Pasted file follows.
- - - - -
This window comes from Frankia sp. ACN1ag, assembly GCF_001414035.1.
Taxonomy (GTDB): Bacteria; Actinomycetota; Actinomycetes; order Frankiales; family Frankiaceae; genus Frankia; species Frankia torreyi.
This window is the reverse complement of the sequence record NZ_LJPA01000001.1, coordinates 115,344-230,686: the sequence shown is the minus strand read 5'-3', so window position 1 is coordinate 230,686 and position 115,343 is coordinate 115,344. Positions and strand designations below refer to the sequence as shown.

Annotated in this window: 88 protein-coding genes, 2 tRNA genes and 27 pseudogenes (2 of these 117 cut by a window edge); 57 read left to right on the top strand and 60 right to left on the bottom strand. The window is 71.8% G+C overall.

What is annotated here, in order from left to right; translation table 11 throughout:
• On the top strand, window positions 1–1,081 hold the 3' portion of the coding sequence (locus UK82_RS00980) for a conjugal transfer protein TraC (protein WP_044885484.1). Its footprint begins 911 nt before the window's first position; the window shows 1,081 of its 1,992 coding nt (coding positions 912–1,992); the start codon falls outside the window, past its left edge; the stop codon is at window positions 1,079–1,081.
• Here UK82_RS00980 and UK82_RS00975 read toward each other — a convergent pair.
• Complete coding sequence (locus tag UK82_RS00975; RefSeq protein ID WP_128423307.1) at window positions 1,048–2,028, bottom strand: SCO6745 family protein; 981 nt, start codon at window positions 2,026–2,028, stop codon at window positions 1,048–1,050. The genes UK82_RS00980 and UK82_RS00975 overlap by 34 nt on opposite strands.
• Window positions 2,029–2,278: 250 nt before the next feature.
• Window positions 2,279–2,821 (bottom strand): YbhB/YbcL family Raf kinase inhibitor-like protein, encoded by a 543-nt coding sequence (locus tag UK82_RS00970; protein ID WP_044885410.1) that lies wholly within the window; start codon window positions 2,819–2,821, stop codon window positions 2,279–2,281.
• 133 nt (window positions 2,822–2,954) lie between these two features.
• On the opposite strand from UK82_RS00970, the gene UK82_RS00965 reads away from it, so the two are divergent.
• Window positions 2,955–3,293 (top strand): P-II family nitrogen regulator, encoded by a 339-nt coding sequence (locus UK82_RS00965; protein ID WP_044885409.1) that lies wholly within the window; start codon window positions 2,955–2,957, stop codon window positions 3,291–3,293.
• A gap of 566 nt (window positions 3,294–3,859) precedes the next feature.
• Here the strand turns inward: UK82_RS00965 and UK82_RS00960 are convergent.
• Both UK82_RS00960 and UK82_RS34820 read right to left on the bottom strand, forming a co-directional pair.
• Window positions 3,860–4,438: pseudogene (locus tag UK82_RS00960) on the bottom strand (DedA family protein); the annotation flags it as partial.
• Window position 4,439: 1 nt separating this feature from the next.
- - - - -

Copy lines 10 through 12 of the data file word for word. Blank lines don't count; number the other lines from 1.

• Window positions 2,279–2,821 (bottom strand): YbhB/YbcL family Raf kinase inhibitor-like protein, encoded by a 543-nt coding sequence (locus tag UK82_RS00970; protein ID WP_044885410.1) that lies wholly within the window; start codon window positions 2,819–2,821, stop codon window positions 2,279–2,281.
• 133 nt (window positions 2,822–2,954) lie between these two features.
• On the opposite strand from UK82_RS00970, the gene UK82_RS00965 reads away from it, so the two are divergent.